Diverse crops not only survive in soil rich in microbes and fungi, they can thrive in it—without the need for chemical fertilizer that can end up polluting rivers with their runoff. Such moist, clumpy, living, bustling soil also becomes its own defense against wind erosion. And it provides an uncannily tuned drumhead in the company of falling nuts.
Since Valhalla has been giving away free seedlings to Guatemalan farmers, I wondered how many of those farmers were also enjoying pancakes with macadamia butter from their own harvests. “In one village, for example,” explained Lawrence, “I gave away seedlings to twenty-five families.
Twenty-four were failures. One family has a thriving orchard and sells nuts to the others.” I had already noticed that baskets of the nuts have been turning up in markets around the country alongside the usual Guatemalan fare of chicken feet and tamales, although macadamia pancakes still have a long way to go to dethrone gallo en chicha (rooster in a thick sauce made from fruit wine) as the special of the day.
Taking a Tour
“Have you gotten the tour yet?” Lawrence asked, waving me to join him for a walk toward an open-sided structure that buzzed with the nasally whirl of a motor. “You’re gonna like this.” A cloud of debris circled the building. One of the farmers was pouring ripe macadamias, still with their green husks, into a rebar track around a wheel taken from a truck.
The tire, bald and spinning in a furious blur—long since retired from navigating landslides along Guatemalan highways—gripped the nuts, violently ripped off their husks against the track, and shot the recognizable hard shells, brown and round, onto a collecting table. What was that sweet gas smell? Aha—a lawnmower engine powered the wheel.
Tracing the path of the nuts through the dehusker, I felt the same consuming fascination as when I used to follow the metal ball through the mismatched pieces of the Mouse Trap board game as a child.
And that’s when I began to appreciate the simplicity of the device. The ranch built the dehusker out of scraps commonly found around any farm in Guatemala. That was the intent—to show farmers that they can build one too.
“Look at all the sizes,” he shouted over the clanking, his eyes wide and hovering. He brushed his fingers through the table’s nuts, ranging in diameter from cherries to ping-pong balls.
With hundreds of shells rolling around before me, I considered the many impacts of the farm. Besides my newly found percussive source of solace, the nuts carry the advantage of providing a farmer with a year-round food source, giving welcome stability in a country that had emerged from a devastating civil war in 1996.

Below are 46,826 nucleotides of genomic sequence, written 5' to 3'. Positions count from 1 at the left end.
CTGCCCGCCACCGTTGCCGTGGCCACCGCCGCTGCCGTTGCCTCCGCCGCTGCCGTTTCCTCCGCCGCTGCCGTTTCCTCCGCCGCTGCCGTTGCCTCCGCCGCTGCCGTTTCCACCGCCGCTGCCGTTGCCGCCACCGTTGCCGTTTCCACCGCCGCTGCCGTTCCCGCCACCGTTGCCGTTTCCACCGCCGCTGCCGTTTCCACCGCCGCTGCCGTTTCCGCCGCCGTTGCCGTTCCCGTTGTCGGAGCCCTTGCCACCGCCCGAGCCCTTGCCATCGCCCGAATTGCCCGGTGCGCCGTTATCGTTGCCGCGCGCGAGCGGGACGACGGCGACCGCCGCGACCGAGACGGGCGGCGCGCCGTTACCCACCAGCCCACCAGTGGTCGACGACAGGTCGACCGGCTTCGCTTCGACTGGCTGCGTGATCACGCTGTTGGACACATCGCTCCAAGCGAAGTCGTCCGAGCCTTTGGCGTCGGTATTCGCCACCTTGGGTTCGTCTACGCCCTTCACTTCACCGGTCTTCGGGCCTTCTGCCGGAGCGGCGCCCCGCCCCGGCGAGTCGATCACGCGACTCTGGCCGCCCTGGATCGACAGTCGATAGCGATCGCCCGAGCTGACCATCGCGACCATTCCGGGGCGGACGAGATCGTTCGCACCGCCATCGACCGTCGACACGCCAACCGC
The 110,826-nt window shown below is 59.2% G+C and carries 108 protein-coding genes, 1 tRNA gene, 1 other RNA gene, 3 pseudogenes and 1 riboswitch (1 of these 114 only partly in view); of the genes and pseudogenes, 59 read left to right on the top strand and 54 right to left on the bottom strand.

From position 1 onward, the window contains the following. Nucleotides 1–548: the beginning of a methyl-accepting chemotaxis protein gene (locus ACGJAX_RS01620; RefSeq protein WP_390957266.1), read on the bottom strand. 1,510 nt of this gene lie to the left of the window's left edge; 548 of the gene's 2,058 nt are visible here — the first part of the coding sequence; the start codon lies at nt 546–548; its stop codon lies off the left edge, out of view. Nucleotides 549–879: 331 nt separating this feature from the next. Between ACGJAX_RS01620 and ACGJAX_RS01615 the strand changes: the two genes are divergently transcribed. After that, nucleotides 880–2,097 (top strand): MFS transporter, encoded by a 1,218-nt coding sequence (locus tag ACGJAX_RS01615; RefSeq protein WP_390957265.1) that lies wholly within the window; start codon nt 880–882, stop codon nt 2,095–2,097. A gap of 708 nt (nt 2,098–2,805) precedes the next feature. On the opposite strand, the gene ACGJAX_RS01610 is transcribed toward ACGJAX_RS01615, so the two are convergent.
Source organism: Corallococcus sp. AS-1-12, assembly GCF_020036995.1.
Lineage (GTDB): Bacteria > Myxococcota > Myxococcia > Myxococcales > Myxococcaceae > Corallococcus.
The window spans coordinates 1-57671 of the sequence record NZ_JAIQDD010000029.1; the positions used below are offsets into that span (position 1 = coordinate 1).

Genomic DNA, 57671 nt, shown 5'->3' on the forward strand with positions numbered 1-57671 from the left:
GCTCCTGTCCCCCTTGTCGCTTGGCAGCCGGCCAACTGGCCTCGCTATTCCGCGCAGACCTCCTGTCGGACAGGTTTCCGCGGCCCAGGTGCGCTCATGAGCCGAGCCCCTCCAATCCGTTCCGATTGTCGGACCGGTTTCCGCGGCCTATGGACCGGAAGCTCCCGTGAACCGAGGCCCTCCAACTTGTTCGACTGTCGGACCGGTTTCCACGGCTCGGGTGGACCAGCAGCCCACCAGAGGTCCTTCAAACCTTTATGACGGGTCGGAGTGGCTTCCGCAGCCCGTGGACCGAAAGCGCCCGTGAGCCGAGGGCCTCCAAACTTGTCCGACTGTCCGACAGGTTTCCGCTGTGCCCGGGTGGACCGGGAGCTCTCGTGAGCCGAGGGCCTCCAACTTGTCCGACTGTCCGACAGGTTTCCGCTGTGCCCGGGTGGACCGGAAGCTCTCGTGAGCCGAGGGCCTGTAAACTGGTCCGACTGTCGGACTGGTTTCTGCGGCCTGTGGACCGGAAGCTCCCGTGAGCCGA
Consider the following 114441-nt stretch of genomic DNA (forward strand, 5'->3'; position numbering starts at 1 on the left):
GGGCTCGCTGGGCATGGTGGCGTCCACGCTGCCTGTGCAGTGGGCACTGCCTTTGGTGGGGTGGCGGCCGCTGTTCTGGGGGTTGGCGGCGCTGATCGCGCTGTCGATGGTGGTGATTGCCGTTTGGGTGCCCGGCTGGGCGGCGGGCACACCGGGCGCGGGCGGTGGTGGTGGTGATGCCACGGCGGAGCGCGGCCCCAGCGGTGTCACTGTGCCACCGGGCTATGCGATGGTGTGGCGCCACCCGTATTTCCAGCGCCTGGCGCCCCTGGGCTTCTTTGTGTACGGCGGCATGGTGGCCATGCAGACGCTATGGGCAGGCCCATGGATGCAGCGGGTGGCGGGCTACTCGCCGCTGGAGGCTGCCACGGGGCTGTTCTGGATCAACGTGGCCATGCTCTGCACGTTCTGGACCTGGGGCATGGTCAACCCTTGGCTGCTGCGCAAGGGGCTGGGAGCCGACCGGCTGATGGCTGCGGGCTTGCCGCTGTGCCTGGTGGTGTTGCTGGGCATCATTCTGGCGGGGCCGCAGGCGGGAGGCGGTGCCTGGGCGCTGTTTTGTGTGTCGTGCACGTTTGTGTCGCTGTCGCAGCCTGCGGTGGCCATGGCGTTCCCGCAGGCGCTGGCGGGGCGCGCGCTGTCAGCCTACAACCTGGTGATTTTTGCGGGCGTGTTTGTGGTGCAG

When a farmer only grows coffee (a common practice in Central America), the beans can’t be eaten if their price drops. Macadamias, more than just an indulgent snack with a velvety crunch, provide protein and omegas. Most of the fats are monounsaturated in a higher proportion than even olive oil.
A Beneficial Treat
I stepped over a layer of scattered husks while sweet echoes of the macadamia butter’s richness still rippled on my tongue, still pampered my consciousness. I reflected on how such a treat could be so beneficial. With tragic frequency, foods that agree with one’s health or the health of the environment may not be so agreeable to the palate.
The gullets of the health-conscious often have to reckon with flavor-free rice cakes, or dumpster-scented noni juice, or multigrain muffins suspiciously reminiscent of old wood chips.
While the nut harvests provide food and income for farmers across Guatemala (augmented by Valhalla’s aim to buy as many nuts from the farmers as it can), it’s the nut’s oil that has attracted international attention. Lancôme, a Paris-based cosmetics company, uses an extract from Valhalla’s nuts as the active ingredient in their anti-aging treatment. “The process of extraction is so secret, it’s not even patented,” Lawrence gloated.
That’s because he possesses a more effective safeguarding of his intellectual property than what a piece of paper can provide: he made sure to mention to me that Valhalla’s machete-brandishing farmer who performs the extraction process is equally skilled in relieving trespassers of their scrotums.
A Versatile Crop
Picking up the anti-aging oil at the gift counter, I wondered how many castrated spies went into the making of each bottle. Less mysterious but just as important in showcasing the crop’s versatility were chocolate-covered macadamias, bars of macadamia oil soap, and bottles of the aforementioned macadamia nut butter, all packaged with the mantra “Hagamos del Planeta Tierra nuestra iglesia y protegerlo nuestra religion” (Let’s make planet earth our church, and protecting it will be our religion).
While his son Ricardo explained the benefits of sustainable agriculture to a group of tourists, Lawrence pulled me aside and said, “I shouldn’t be in business. This project is a response to problems. The idea is to transfer the technology to the local people.” They were humble words coming from the world’s leading expert in sustainable macadamia farming.
They were words that sounded as enchanting as the song of an edible orchestra. Lawrence seemed to know this already, because he pointed out several molded basins dug into a hillside that looks out onto Guatemala’s wavy spine; the construction work is part of an outdoor hot tub he is building in the middle of his orchard, where the ambient beats are always dialed in.
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Darrin DuFord has written food and travel pieces for BBC Travel, the San Francisco Chronicle, Gastronomica, Vice, World Hum, Narratively, and other publications. His debut book, Is There a Hole in the Boat? Tales of Travel in Panama Without a Car, won a silver medal in the 2007 Lowell Thomas Travel Journalism Awards. His narratives appear in the anthologies Stories of Music Volume 1 (Timbre Press, 2015), Adventures of a Lifetime: Travel Tales from around the World (World Traveler Press, 2015), and The Best Travel Writing Volume 11 (Travelers’ Tales). He lives in Queens, New York, America’s most diverse county.